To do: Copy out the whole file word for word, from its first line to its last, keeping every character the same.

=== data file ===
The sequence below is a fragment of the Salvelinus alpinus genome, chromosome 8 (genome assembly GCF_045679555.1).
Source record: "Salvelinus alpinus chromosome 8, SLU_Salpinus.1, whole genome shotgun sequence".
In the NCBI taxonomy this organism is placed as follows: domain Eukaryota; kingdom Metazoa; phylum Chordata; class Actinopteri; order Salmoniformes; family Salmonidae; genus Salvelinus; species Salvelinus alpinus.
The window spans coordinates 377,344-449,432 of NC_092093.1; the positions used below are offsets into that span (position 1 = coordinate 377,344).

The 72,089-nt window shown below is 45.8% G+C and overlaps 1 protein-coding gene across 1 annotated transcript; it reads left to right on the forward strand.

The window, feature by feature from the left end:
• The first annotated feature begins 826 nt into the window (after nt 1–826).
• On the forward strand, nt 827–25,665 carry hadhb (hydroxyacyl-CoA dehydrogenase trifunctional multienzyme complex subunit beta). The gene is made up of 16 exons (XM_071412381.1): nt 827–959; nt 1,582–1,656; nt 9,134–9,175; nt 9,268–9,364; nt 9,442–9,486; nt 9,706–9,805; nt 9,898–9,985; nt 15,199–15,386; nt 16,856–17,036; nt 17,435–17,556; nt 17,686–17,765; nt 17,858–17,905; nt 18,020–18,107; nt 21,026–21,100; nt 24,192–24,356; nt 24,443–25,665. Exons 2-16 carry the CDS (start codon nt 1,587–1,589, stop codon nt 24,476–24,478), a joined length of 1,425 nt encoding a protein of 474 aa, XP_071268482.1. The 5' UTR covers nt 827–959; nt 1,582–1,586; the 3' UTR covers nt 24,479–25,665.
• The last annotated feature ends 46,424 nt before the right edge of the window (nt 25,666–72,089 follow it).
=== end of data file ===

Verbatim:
The sequence below is a fragment of the Salvelinus alpinus genome, chromosome 8 (genome assembly GCF_045679555.1).
Source record: "Salvelinus alpinus chromosome 8, SLU_Salpinus.1, whole genome shotgun sequence".
In the NCBI taxonomy this organism is placed as follows: domain Eukaryota; kingdom Metazoa; phylum Chordata; class Actinopteri; order Salmoniformes; family Salmonidae; genus Salvelinus; species Salvelinus alpinus.
The window spans coordinates 377,344-449,432 of NC_092093.1; the positions used below are offsets into that span (position 1 = coordinate 377,344).

The 72,089-nt window shown below is 45.8% G+C and overlaps 1 protein-coding gene across 1 annotated transcript; it reads left to right on the forward strand.

The window, feature by feature from the left end:
• The first annotated feature begins 826 nt into the window (after nt 1–826).
• On the forward strand, nt 827–25,665 carry hadhb (hydroxyacyl-CoA dehydrogenase trifunctional multienzyme complex subunit beta). The gene is made up of 16 exons (XM_071412381.1): nt 827–959; nt 1,582–1,656; nt 9,134–9,175; nt 9,268–9,364; nt 9,442–9,486; nt 9,706–9,805; nt 9,898–9,985; nt 15,199–15,386; nt 16,856–17,036; nt 17,435–17,556; nt 17,686–17,765; nt 17,858–17,905; nt 18,020–18,107; nt 21,026–21,100; nt 24,192–24,356; nt 24,443–25,665. Exons 2-16 carry the CDS (start codon nt 1,587–1,589, stop codon nt 24,476–24,478), a joined length of 1,425 nt encoding a protein of 474 aa, XP_071268482.1. The 5' UTR covers nt 827–959; nt 1,582–1,586; the 3' UTR covers nt 24,479–25,665.
• The last annotated feature ends 46,424 nt before the right edge of the window (nt 25,666–72,089 follow it).